By Sara Elizabeth Taylor
CALGARY — In 1925, Josephine Baker, an African-American woman of humble beginnings, arrived in Paris to become a dancer in La Revue Nègre. Though she had already achieved moderate success in the U.S. due to her ability to add a comedic touch to her dance routines, it was La Revue Nègre – and especially her appearance in nothing but a feather skirt for her routine the Danse Sauvage – that made her an overnight sensation.
Baker went on to become a major celebrity in Europe, turning audiences’ heads with her boundary-pushing routines, such as when she famously performed in a costume that consisted of 16 bananas strung into a skirt. During this time, she earned more than any other entertainer in Europe, and was one of the most photographed women in the world. Significantly, Baker was also the first African-American woman to star in a major motion picture, Zouzou in 1934.
Sadly, racism prevented Baker from achieving the same amount of acceptance in the U.S.; when she starred in a Broadway revue in 1935, The New York Times called her a “Negro wench.” Though she returned to Europe heartbroken by her home country’s cold reception, she continued to visit the U.S. in the 1950s and ‘60s, fighting racism head-on and eventually earning a day named in her honour by the National Associated for the Advancement of Colored People. When she performed in New York again in 1973, almost 40 years after the devastating rejection, she earned a standing ovation from the audience before the concert even began.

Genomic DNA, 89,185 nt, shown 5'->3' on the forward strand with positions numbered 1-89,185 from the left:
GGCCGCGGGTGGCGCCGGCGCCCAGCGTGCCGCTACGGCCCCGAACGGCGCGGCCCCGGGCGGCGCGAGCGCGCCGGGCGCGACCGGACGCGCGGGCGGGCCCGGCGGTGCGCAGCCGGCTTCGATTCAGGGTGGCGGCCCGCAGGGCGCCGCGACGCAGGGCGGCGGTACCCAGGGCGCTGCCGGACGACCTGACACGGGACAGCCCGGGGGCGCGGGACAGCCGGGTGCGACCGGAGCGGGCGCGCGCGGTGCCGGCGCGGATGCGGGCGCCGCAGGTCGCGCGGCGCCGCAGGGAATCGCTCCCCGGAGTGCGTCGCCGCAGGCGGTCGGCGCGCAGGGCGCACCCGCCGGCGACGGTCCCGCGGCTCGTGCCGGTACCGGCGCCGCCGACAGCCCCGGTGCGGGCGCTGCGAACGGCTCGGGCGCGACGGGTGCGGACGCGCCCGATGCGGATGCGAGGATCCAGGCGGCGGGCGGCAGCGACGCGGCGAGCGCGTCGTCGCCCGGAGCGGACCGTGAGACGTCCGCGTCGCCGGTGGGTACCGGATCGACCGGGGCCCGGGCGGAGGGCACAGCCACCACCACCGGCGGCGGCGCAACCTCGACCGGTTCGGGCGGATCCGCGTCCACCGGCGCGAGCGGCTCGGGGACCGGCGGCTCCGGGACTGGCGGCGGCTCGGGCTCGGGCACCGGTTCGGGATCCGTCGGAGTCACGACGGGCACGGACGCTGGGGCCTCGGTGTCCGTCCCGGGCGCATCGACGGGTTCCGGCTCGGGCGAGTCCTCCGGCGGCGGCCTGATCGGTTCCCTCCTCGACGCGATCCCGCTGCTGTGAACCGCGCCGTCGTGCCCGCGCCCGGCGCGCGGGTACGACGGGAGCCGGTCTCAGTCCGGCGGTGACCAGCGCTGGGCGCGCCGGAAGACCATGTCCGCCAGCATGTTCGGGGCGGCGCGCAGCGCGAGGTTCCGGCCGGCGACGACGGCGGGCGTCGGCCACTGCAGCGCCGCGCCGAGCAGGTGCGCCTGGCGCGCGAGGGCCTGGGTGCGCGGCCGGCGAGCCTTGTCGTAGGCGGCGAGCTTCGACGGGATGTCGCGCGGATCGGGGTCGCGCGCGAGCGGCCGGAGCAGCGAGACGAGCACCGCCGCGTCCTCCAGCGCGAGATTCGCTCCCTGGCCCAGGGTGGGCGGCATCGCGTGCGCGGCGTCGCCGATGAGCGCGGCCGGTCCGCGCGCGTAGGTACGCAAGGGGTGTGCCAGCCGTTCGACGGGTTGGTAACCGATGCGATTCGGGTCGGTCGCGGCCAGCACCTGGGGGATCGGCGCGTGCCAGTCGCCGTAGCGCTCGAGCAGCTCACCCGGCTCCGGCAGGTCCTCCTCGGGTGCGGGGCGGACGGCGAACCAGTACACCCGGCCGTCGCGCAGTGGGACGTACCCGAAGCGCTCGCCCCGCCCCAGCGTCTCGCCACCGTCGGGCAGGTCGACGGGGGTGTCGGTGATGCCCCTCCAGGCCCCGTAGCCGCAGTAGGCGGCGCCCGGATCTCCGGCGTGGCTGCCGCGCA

This month, Decidedly Jazz Danceworks is kicking off its 2014-15 season, and honouring Baker’s legacy, with Year of the Horse: The Completely Fictional Adventures of Josephine Baker. With eight dancers, three live musicians playing original contemporary jazz, eight mechanical horses – and yes, some nudity – DJD Artistic Director and choreographer Kimberley Cooper has crafted a fictional fantasy in an exotic, erotic, otherworldly setting.
“I have been interested in the idea of Josephine Baker for some time,” Cooper explains. “She was such a brilliant jazz dance icon and an interesting and inspirational person. Last year, visual artist Lisa Brawn told me she was buying a collection of mechanical horses, the kind you put the quarter in and rode at the mall when you were little. I fell in love with the idea of Josephine Baker in all of her scantily clad, wildly physical, sexual but comical, mad survival instinct glory dancing in a landscape filled with these sandblasted ponies. Josephine was born in the Year of the Horse so it all seemed to fit. It is going to be abstract, dream-like and non-linear.”
Year of the Horse: The Completely Fictional Adventures of Josephine Baker runs at Theatre Junction GRAND November 7-15. Be sure to join Kimberley Cooper, the three musicians and one dancer from the production in a free 30-minute panel discussion following the matinee performance on Sunday, November 9.AB, Alberta, Decidedly Jazz Danceworks, Josephine Baker, Theatre Junction GRAND, Year of the Horse